Ninety-Year-Old Melanoma Patient Still Lives Life in the Fast Lane

It’s easy to spot Richard “Dick” Welchons’s car in the parking lot: the 90-year old drives a 2016 bright yellow Camaro, his third version of the high-powered muscle car.

He has no plan to give it up any time soon — especially after doctors spotted something suspicious on his left foot in 2014, momentarily forcing him out of the driver’s seat and into a hospital room.

Welchons and his Camaro.

Life-altering news

In 2013, Welchons was wrapping up what he thought would be a normal annual physical. Just as he was getting ready to leave, his primary care physician noticed a mole on the bottom of his left pinky toe. The physician encouraged him to see a dermatologist.

“I knew the mole was there, but I had never paid much attention to it. I thought it was just part of getting old,” explains Welchons.

The results of the biopsy brought back life-altering news: Welchons had in-transit metastasis melanoma. The term in-transit metastasis,” which is exclusively used in skin cancers, describes cancer that has spread to an area between the primary spot and a distant lymph node (a structure that is part of the body’s immune system). Welchons’s melanoma had started to spread but had not yet reached his nearest lymph node — for him, the one located in his groin.

“That’s when things got serious,” recalls Welchons. “It wasn’t until I got the diagnosis that I realized how severe this was.”

“The more we read about melanoma the more scared we became,” adds Nancy Conway, Dick Welchons’s daughter. “We knew we needed to be someplace where he could see a specialist.”

On the insistence of his nephew, who at the time was completing his residency at Dana-Farber Cancer Institute, Welchons headed to Boston for his treatment.

Constructing a plan  

Due to the aggressiveness of his melanoma, Welchons first met with Charles Yoon, MD, PhD, director of surgery for Cutaneous Oncology and Melanoma at Dana-Farber/Brigham and Women’s Cancer Center (DF/BWCC). Yoon needed to immediately amputate Welchons’s left pinky toe before transferring him to DF/BWCC melanoma specialist, Elizabeth Buchbinder, MD. Buchbinder would be charged with monitoring his disease and devising a treatment plan moving forward.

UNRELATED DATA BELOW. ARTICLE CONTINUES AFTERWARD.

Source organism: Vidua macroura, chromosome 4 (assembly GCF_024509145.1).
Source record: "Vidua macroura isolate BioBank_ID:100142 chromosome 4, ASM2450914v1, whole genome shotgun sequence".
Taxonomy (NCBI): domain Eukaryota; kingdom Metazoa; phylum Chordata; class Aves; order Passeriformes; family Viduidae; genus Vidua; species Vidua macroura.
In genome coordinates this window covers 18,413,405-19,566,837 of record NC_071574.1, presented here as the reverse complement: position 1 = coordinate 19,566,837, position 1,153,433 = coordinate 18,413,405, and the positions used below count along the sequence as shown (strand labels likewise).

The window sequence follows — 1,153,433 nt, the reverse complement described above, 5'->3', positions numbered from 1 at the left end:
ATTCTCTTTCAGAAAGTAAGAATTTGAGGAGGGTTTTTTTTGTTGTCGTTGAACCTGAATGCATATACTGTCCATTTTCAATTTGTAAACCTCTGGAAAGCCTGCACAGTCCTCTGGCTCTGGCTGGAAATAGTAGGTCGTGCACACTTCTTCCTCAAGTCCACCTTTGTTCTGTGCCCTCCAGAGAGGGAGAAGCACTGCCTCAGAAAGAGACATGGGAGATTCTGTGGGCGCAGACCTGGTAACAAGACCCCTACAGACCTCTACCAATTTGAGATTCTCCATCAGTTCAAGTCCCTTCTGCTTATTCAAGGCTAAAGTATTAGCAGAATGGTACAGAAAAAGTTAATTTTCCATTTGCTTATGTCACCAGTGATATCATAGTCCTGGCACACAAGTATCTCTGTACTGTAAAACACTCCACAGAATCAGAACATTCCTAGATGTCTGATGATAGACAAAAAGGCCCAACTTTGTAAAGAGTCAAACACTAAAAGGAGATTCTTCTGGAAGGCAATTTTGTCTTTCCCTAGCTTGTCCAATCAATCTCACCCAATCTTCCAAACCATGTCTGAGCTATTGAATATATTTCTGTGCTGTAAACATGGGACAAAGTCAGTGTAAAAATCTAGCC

While the surgery was a success, Welchons soon experienced his first in a series of setbacks. Less than six months after the procedure, a new spot was detected on the top of his left foot. Once again, Welchons would need surgery to remove the new tumor.

The multiple operations took a toll on him physically, and they also prevented Welchons from driving his prized Camaro. The car has a manual transmission and, while his foot recovered, he was unable to operate the clutch. 

Following the second procedure, Welchons enjoyed nearly three years of clean scans, and his family hoped his cancer team had been able to contain the disease. But in the spring of 2017, Buchbinder discovered two new spots: one on his right foot and the other in his right lung.

This time around, Buchbinder decided to forgo surgery and instead placed Welchons on a regimen of the immunotherapy drug pembrolizumab. The drug works by blocking the interaction between a protective mechanism of cancer cells (PD-L1) and T-cells (PD-1), allowing the immune system to target and attack the tumor. Months after beginning treatment, Welchons was in remission — and has been so ever since.


Making time for family

No longer restricted by his cancer, Welchons has spent a good portion of the last two years traveling the country. Most of the time, it’s with the purpose of visiting family and attending his grandchildren’s weddings. With seven children, 19 grandchildren, and 17 great-grandchildren (and counting), he doesn’t expect his schedule to free up anytime soon.

“My daughters keep me going,” says Welchons. “I take every chance I have to visit them and spend time with my family.”

And of course, he’s also back to driving his Camaro.